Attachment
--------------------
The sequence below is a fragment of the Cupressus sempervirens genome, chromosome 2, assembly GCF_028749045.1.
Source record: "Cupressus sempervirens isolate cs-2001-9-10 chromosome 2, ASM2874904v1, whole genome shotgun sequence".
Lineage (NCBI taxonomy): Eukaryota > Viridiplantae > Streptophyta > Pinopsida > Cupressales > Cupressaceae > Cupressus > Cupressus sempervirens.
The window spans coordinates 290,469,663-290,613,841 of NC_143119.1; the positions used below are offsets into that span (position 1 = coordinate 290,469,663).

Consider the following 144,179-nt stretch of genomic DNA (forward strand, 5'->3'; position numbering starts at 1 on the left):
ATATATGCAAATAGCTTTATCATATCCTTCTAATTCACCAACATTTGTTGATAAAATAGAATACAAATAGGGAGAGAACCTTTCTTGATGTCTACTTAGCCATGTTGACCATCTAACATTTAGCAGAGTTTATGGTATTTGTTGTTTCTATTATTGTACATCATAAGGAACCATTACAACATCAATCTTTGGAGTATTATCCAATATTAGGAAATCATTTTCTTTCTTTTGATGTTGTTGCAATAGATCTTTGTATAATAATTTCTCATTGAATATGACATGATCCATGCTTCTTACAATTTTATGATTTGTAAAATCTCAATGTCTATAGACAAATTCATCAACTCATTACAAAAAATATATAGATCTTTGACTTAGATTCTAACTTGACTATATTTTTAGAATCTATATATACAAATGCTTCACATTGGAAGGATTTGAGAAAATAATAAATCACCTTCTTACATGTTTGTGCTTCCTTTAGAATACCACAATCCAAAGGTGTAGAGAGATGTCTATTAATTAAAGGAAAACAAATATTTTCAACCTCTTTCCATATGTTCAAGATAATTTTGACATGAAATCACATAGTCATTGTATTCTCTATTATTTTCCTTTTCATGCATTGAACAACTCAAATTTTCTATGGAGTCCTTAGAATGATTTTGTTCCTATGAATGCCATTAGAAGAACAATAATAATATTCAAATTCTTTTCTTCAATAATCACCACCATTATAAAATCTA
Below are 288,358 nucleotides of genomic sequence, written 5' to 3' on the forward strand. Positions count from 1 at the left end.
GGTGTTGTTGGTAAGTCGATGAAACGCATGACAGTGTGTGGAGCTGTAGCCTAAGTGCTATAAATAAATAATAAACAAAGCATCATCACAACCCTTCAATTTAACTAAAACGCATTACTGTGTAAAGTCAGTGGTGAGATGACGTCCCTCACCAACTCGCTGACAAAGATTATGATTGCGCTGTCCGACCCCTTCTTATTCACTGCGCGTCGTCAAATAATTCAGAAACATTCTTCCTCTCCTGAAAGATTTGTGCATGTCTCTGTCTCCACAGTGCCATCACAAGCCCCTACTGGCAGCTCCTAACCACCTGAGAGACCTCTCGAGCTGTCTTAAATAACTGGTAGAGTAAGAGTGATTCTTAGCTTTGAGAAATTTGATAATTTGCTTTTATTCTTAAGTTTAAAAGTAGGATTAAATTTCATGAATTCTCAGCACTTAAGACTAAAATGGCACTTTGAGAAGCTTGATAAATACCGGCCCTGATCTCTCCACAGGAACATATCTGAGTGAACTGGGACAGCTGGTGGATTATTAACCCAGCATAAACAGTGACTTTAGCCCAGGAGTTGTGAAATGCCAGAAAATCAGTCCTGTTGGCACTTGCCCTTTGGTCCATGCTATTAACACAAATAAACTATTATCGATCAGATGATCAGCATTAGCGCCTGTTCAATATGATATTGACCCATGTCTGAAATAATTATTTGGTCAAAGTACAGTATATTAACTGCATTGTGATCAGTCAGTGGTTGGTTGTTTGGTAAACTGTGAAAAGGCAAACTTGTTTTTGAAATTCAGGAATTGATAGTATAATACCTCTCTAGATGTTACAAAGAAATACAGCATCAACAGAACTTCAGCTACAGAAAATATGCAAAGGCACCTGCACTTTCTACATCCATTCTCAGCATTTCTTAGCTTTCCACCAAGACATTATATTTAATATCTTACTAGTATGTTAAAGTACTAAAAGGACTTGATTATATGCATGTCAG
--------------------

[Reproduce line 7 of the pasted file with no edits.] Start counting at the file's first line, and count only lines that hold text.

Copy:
Below are 288,358 nucleotides of genomic sequence, written 5' to 3' on the forward strand. Positions count from 1 at the left end.